The External Scrutiny Team Report 2018 focuses on the Ministry of Defence’s progress towards completing its Future Reserves 2020 (FR20) programme.
This is the penultimate year of the FR20 programme. It was developed following the Strategic Defence and Security Review (SDSR) 2010 , which identified the changes needed to the Armed Forces in order to maintain capacity and specialists, while reducing the size of the Regular Forces and help manage spending in the Ministry of Defence.
SDSR 2010 identified that the Reserve Forces should be a more integral part of the Armed Forces and needed to increase in size to 35,000 (of which the Army Reserve should account for 30,000) by April 2019.
Lt Gen (Retd) Robin Brims CB CBE DSO DL, said in his report foreward: “If Reservists are challenged by interesting and worthwhile training, have the opportunity to deploy on operations alongside their Regular counterparts, have the opportunity for personal development (to the benefit of the individual, unit and civilian employer) and the opportunity to have fun – adventure training – and, most importantly, feel valued by Defence, then they will join and stay.”
The report sets the context that neither the recent National Security Capability Review, or the Modernising Defence Programme (MDP), has altered the FR20 plans.
The report goes on to state that the External Scrutiny Team considers the FR20 programme has been a success in that the changes in attitudes, recognition and value of and support for the Reserves are palpable. This is reflected in the recent Reserves Continuous Attitude Survey, where 58% of personnel report that the Reserves are well integrated, an increase on the 53% of 2017.
Success in terms of raw numbers, at this stage, are muted. As at 1 April 2018, there were a total of 36,280 Reservists in the Armed Forces, of which 32,200 are trained. The Army currently lagging behind its target with a trained strength of only 26,957. Of further concern is that there is a 40% reduction in the number of Army Reserves application/enlistments for the period January – March 2018 compared with a three year average for the same period.
With regards to the Estate, there is a considerable national backlog of site disposals. Only 2 of the 69 sites under review nationally for disposal have actually been disposed of. This is largely due to sourcing the funds for reprovision.
The report praises the efforts of the RFCA Estates teams in the region for their management of resources under austerity, and recommends the Reserves Estate Strategy be re-invigorated and accelerated, continuing to draw on local and regional expertise. The further recommends that priority is given to ensuring adequate funding is made available to sustain the existing Reserve estate until the new strategy is implemented.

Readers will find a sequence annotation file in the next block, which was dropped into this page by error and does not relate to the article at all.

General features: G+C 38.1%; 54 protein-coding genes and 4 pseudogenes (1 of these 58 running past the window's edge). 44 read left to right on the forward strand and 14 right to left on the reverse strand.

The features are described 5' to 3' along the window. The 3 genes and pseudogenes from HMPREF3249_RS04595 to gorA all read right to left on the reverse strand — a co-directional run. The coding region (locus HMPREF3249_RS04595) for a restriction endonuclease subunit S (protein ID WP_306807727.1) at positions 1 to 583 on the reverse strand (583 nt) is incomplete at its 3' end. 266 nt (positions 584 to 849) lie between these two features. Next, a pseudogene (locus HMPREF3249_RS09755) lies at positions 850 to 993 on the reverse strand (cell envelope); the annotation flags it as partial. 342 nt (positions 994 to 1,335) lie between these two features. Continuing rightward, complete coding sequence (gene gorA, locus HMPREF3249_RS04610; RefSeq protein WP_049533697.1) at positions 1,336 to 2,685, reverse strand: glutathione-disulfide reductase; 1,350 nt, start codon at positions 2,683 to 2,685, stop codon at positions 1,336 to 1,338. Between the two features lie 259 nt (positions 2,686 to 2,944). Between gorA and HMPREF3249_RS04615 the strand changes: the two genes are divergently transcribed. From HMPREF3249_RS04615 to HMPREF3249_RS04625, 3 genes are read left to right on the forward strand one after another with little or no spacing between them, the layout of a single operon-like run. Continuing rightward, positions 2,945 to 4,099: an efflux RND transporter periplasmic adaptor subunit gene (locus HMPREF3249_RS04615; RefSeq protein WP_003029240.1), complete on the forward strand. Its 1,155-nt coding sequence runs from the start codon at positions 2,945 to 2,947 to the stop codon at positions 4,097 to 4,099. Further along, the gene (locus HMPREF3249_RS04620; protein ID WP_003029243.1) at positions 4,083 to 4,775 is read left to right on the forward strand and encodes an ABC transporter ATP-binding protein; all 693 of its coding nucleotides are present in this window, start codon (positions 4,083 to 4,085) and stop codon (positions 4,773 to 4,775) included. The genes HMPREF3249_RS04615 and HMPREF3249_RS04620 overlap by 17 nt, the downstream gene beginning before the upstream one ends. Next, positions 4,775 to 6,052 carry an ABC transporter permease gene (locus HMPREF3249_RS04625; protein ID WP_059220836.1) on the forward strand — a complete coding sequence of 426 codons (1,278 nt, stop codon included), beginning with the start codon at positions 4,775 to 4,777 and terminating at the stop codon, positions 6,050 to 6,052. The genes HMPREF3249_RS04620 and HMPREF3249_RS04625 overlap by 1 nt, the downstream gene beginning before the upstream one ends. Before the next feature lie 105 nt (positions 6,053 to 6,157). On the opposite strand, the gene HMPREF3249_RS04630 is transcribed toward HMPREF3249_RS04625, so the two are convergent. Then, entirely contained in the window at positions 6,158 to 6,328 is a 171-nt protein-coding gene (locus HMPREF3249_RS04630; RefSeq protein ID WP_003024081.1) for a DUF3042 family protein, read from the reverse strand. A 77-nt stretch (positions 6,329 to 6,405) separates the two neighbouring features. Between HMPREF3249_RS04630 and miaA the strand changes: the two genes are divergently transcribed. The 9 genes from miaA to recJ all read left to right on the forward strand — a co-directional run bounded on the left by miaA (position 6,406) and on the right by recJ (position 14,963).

The report also echoes the recommendation found in the Francois Report, Filling the Ranks (A report for the Prime Minister on the state of recruiting into the UK Armed Forces by the Rt Hon Mark Francois MP – July 2017.), which states: “After a difficult start and considerable effort, good progress has now been made on the Reserves agenda but it is vital that earmarked funding for the Reserves is maintained if targets in FR20 are to be achieved.”
The Report highlights critical flaws in the recruiting process, contributing to the disproportionately low numbers that start initial training compared with expressions of interest. It showed that it took 185 applicants to get 30 recruits to start Phase 1 training over an average of 12 months. Only 22 failed the medical appeal process. It is the unit’s assessment that of the 160 that fell by the wayside, 100 were potentially eligible recruits that were fit for training, but ‘gave up’ due to the process.
The Operation FORTIFY Operation Order was re-issued on 26 February 2018 and, at time of writing, it is understood that funds will be found to retain a proportion of the the Regimental Sub-Unit Support Officer (RSUSO). Operation FORTIFY measures, in particular RSUSOs to nurture potential recruits through the recruitment process has been outstanding and absolutely key to helping potential recruits navigate this tortuous passage. RSUSO’s were only originally on a two-year contract.